Right now, the world of PSIM is largely confined to connecting multiple security subsystems under a single command center. At a single glance, security operators can simultaneously monitor surveillance cameras, access control systems, burglar alarms and perimeter protection sensors. But there’s growing demand for broadening that umbrella to include everything from audio communications (intercoms and paging systems) to power supplies (UPS devices and generators) and building management (lighting controls, elevator operation, even HVAC systems).
Is a universal PSIM really achievable—or is it merely wishful thinking? More importantly, would such a system bombard users with so much information that they’d be too overwhelmed to act? In this article, I’ll tell you about some of the trends I see developing in the PSIM arena and share why some have real potential and why some will likely fall by the wayside.
Embedding policies and procedures
A lot of people mistakenly think that all they have to do is upload their policies and procedures into their PSIM and they’re off and running. But as I’ve learned, that approach can prove disastrous. I once had a multi-facility customer who decided to hook up their access control to their PSIM. They started slowly with just one component of access control—door forced open (DFA). But in the first 20 minutes of operation, they received 1,500 DFA alarms. It was humanly impossible for their four-person security team to respond to such volume.
The PSIM gave them visibility into their access control systems that they never had before. But it also highlighted some serious flaws in their policies and procedures: too many events were considered DFA incidents and all DFA events triggered the same high-priority alarm.
So an important trend I see coming down the road is a variety of assessment and simulation tools that will help users evaluate how they handle incidents and truly understand the implications of specific procedures before they get programmed into their PSIM.
Adding a visual dimension
Blockbuster movies like “Minority Report” and network TV crime shows like “CSI” have created unrealistic expectations among security operators hoping to adopt the latest and greatest interactive technology. Touchscreens and 3D displays look cool in the quick-cut, fictionalized world of Hollywood. However, they really don’t align well with how humans process information in the real-world.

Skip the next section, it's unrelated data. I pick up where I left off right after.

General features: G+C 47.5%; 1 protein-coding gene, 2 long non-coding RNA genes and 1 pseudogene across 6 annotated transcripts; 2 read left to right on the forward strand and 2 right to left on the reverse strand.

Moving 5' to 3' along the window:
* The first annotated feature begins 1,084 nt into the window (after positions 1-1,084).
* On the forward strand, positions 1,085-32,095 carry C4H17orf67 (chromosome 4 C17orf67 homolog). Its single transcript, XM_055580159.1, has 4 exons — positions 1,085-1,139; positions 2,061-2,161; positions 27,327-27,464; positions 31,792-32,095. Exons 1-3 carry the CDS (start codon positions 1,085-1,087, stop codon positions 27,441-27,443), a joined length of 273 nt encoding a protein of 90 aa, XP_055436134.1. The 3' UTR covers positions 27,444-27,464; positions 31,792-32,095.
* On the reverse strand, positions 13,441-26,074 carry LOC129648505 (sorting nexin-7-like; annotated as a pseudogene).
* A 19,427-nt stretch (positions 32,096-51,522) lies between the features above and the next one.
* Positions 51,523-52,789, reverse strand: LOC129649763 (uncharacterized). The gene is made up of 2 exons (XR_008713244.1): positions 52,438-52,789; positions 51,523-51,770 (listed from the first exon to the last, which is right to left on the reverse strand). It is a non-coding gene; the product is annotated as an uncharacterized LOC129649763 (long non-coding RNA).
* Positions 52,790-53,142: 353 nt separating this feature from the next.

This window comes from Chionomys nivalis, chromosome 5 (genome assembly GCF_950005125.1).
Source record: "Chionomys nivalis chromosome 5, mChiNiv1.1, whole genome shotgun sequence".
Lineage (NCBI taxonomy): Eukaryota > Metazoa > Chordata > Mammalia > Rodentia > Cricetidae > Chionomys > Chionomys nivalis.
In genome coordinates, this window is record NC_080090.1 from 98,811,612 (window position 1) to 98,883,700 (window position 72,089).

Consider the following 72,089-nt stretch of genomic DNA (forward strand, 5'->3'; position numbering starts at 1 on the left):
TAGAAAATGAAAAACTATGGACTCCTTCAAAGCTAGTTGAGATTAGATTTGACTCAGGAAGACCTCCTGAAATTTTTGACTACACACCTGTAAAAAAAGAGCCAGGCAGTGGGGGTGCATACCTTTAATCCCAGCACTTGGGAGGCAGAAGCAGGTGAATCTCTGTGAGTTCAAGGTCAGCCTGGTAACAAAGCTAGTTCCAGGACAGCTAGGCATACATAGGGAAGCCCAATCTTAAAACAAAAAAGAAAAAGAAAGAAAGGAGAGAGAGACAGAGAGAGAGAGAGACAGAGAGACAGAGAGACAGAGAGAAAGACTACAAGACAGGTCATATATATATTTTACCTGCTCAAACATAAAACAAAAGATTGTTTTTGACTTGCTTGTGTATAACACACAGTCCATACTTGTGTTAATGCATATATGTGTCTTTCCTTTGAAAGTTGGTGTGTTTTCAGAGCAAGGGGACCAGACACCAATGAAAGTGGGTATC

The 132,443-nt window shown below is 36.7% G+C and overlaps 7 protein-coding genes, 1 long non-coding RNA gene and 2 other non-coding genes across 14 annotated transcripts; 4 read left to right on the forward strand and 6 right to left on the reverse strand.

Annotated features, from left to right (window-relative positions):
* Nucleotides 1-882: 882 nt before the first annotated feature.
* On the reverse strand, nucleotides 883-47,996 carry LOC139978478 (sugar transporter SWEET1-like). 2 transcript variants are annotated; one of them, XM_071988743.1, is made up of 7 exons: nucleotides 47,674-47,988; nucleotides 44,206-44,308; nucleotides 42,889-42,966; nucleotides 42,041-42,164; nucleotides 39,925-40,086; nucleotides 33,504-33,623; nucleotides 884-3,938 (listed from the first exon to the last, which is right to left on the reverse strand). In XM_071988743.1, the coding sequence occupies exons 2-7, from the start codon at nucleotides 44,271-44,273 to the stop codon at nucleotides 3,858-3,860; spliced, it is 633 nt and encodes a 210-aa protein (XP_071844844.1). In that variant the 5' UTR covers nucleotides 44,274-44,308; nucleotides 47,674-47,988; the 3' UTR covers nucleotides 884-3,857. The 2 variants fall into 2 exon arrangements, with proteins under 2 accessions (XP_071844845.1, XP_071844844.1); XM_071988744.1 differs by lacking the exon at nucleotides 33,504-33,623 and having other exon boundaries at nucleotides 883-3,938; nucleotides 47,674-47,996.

First, it goes against human physiology. Holding your arms up in the air in front of your body and moving images around on a large display wall would exhaust anyone in a matter of minutes, let alone a typical eight-hour shift. Second, it goes against human psychology. In high-stress situations such as an incident alert, people tend to assume tunnel vision. Their ability to react to multiple stimuli greatly decreases.
Another important trend I see coming down the road is a simplification of how information is presented. PSIM integrators will focus more on how to help customers minimize the amount of information they need to successfully resolve an incident rather than adding complex, flashy information interfaces.
Deciding where to base the PSIM display code
Right now I see a lot of tension between two camps: the browser-based PSIM and the client-based PSIM. I think what will ultimately shake out will be a hybrid of the two approaches.
Here’s why: Browser-based PSIMs are great for integrators who service a single vertical. There’s a lot of commonality about how businesses in the same sector handle their security operations. Offering one version of the system should provide all the functionality necessary with little, if any, need to modify code (a more complex and costly task than tweaking client-based software).
Client-based PSIMs are better for integrators who service multiple vertical markets because they need the flexibility to adapt the PSIM to the unique operating needs of each industry. Client-installed software is easier and less expensive to modify on the fly— everything from font type and size to color palette and even where specific pieces of information will appear on the display.